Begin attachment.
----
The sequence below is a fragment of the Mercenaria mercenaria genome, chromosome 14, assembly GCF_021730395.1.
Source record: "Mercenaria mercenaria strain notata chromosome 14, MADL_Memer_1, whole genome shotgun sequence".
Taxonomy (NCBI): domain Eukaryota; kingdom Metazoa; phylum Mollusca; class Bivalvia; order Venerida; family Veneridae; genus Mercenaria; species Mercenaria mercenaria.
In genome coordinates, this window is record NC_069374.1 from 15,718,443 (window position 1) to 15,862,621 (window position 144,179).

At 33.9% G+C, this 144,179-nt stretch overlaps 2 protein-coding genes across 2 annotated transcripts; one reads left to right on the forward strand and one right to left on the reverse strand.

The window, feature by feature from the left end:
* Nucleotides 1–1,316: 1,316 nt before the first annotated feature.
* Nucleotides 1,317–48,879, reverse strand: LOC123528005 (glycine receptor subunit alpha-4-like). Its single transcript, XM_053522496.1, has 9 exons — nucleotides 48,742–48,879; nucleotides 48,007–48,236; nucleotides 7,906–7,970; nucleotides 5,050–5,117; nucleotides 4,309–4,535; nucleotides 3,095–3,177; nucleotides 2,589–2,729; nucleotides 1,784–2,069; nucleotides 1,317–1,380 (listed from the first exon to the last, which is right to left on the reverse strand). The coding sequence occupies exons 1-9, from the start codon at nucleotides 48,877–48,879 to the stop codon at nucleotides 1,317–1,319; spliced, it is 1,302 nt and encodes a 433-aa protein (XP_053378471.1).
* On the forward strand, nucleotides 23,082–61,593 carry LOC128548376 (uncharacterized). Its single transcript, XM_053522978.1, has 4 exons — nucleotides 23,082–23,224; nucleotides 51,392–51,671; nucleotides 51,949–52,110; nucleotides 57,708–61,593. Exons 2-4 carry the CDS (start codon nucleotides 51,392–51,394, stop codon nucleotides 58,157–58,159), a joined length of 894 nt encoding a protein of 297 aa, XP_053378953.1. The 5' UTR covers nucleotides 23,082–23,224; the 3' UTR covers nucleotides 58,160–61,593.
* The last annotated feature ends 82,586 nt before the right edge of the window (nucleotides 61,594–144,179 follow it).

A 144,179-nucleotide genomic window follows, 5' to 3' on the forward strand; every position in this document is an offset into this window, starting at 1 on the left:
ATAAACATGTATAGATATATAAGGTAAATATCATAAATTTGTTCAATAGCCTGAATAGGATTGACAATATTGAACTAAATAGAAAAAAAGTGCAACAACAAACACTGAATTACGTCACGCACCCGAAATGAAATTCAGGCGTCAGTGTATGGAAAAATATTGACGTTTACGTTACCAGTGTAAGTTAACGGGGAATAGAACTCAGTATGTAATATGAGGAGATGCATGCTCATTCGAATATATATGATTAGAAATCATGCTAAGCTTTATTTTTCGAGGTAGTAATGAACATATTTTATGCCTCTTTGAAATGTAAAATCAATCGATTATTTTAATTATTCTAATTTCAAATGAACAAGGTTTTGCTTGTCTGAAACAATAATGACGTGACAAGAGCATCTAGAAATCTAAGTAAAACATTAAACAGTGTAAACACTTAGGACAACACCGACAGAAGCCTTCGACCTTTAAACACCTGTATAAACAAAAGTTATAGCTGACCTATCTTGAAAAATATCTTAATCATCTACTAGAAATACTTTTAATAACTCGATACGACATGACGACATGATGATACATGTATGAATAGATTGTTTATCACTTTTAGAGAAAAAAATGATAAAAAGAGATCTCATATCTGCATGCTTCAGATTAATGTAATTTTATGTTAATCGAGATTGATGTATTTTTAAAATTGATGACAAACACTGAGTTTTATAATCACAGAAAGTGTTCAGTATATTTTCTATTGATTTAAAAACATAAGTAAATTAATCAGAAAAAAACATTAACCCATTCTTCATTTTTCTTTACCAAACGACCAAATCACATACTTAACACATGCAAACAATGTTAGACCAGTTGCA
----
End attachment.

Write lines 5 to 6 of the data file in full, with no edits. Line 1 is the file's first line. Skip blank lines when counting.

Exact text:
At 33.9% G+C, this 144,179-nt stretch overlaps 2 protein-coding genes across 2 annotated transcripts; one reads left to right on the forward strand and one right to left on the reverse strand.

The window, feature by feature from the left end: